Just what is bitter in terms of food and how can you counteract bitterness in your recipes? Here are some ideas
Describing what is bitter, or bitterness, can be quite a challenge.
Out of our five taste senses, we are very sensitive to bitterness, so it can be easily identified in certain foods.
Bitter foods generally have a sharp flavor that is neither salty or sour, even though these flavors pair well with bitter foods. Some people are more sensitive to bitter flavors than others and may find them disagreeable.
Believe it or not, there are many foods that are bitter, including beer, chocolate and coffee.
Many people find leafy green vegetables bitter, particularly once they have matured; these greens include kale and broccoli.
Cocoa also has a bitter flavor and is often used to offset sweet and spicy food. To reduce the bitterness of cocoa, many people add sugar and cream.
Coffee is also bitter, and much like cocoa, can be mellowed by adding cream or milk and sugar. The level of bitterness in coffee depends on the way in which the coffee beans were roasted.
The white pith of citrus fruits like oranges, lemons and limes adds a bitterness to the fruits - removing the pith makes them much easier to enjoy. Many people combine the bitterness of citrus with a sweet flavor as it creates depth.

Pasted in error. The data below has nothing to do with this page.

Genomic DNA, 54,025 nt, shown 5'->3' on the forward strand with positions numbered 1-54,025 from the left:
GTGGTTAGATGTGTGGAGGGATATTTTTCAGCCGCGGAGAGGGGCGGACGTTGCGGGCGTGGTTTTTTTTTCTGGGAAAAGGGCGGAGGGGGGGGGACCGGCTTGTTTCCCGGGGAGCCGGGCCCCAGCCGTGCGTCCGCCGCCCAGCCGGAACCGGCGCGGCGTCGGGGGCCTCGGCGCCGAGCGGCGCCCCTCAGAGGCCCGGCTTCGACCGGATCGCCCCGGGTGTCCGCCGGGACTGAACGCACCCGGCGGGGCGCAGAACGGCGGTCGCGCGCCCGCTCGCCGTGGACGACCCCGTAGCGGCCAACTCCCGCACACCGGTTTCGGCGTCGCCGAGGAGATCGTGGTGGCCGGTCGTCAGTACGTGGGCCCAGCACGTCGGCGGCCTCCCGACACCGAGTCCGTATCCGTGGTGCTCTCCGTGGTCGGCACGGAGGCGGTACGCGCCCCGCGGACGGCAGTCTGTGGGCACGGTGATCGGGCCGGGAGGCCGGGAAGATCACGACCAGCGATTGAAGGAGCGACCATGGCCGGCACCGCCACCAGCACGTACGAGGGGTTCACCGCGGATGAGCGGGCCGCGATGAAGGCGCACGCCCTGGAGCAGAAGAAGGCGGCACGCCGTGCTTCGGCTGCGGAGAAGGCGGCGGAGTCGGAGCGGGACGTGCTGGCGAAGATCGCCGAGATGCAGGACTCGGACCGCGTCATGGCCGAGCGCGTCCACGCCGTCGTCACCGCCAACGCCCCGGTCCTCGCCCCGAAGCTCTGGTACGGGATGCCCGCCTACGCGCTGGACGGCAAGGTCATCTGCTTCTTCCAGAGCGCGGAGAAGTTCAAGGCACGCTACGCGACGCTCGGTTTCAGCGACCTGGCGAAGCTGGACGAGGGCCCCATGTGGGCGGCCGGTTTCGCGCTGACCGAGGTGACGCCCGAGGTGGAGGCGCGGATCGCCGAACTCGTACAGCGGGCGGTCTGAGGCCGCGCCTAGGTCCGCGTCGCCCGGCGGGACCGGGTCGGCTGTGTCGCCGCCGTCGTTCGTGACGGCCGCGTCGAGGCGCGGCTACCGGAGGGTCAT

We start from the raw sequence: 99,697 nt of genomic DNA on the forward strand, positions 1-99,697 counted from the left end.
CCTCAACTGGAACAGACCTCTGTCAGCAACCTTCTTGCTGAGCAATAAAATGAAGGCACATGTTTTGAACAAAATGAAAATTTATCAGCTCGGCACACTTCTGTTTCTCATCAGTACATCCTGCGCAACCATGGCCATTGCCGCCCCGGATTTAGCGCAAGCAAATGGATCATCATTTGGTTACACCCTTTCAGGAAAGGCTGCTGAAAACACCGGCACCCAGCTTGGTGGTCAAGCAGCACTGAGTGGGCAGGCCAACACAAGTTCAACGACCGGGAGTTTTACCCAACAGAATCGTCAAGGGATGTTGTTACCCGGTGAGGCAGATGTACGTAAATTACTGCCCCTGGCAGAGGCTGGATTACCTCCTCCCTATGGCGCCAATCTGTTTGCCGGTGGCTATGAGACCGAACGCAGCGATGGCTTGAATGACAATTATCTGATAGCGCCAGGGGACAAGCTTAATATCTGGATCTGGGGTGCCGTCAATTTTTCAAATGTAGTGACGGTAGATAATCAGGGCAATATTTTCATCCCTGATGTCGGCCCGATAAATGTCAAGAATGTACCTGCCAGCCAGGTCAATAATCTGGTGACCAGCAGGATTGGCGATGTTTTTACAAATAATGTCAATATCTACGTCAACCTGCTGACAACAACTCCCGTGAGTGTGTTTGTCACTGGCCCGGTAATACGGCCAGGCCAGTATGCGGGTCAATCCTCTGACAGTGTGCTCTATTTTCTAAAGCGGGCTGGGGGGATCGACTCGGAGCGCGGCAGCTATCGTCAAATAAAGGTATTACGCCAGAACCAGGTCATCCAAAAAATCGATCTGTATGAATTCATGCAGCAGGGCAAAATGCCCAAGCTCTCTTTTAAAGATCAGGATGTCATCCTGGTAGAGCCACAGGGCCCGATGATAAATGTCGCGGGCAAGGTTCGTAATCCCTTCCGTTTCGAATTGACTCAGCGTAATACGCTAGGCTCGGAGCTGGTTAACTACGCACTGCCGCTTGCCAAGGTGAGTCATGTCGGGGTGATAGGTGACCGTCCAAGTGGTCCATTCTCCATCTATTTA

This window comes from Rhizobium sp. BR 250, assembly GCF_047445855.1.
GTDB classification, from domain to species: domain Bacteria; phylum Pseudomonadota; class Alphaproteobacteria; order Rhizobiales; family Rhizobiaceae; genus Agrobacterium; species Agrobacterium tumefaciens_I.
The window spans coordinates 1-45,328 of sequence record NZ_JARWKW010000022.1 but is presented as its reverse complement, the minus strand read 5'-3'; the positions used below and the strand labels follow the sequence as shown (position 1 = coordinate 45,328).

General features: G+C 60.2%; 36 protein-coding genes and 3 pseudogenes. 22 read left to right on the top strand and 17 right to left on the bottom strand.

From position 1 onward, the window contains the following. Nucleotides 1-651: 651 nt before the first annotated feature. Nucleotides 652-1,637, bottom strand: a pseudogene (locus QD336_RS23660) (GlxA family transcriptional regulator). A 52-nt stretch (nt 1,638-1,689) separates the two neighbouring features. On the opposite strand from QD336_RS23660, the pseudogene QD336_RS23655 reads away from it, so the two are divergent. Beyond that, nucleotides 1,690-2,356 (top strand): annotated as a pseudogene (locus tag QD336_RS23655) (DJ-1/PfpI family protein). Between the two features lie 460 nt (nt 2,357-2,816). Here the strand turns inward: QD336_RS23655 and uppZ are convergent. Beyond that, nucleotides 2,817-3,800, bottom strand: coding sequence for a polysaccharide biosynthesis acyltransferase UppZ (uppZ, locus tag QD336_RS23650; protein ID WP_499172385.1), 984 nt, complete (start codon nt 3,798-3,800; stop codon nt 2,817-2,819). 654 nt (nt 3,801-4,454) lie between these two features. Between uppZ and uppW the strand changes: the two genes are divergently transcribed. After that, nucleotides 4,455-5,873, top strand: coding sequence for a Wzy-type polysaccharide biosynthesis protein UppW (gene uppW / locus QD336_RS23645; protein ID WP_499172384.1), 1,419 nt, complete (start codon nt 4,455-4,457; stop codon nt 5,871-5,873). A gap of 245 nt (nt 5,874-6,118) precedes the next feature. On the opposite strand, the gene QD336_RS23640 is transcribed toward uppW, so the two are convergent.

Here are some other common bitter foods:
- Brussel sprouts
- White asparagus
- Red wine
- Bitter melon
The great thing about bitter foods is that they support your digestion and help increase activity in the liver, assisting with the absorption of nutrients. Eating a bitter food as an appetizer, for example, can help encourage your appetite and create the rhythmic movements needed to support digestion.
If you find that you are quite sensitive to bitter foods, you may find that cooking them using different methods helps to make them more palatable. Here are a couple of great recipes that use common bitter foods, but mellow them out to a lvel you will enjoy...
Another great combo is roasted radishes and leeks with thyme. This recipe pairs beautifully with roasted meats:
2 bunches radishes, quartered
1 tablespoon extra virgin olive oil
1/2 teaspoon salt
1/4 teaspoon pepper
1 large leek, halved and sliced
1 tablespoon butter
1 teaspoon chopped thyme
1. Preheat your oven to 450 degrees Fahrenheit.
2. Place the radishes into a large roasting tray and drizzle with the oil. Season with the salt and pepper and mix well to ensure they are coated.
3. Roast the radishes for 10 minutes before adding the leeks; mix well.
4. Roast for about 10-15 minutes until the radishes turn light brown in color and are tender.
5. Transfer to a serving dish and stir in butter and thyme.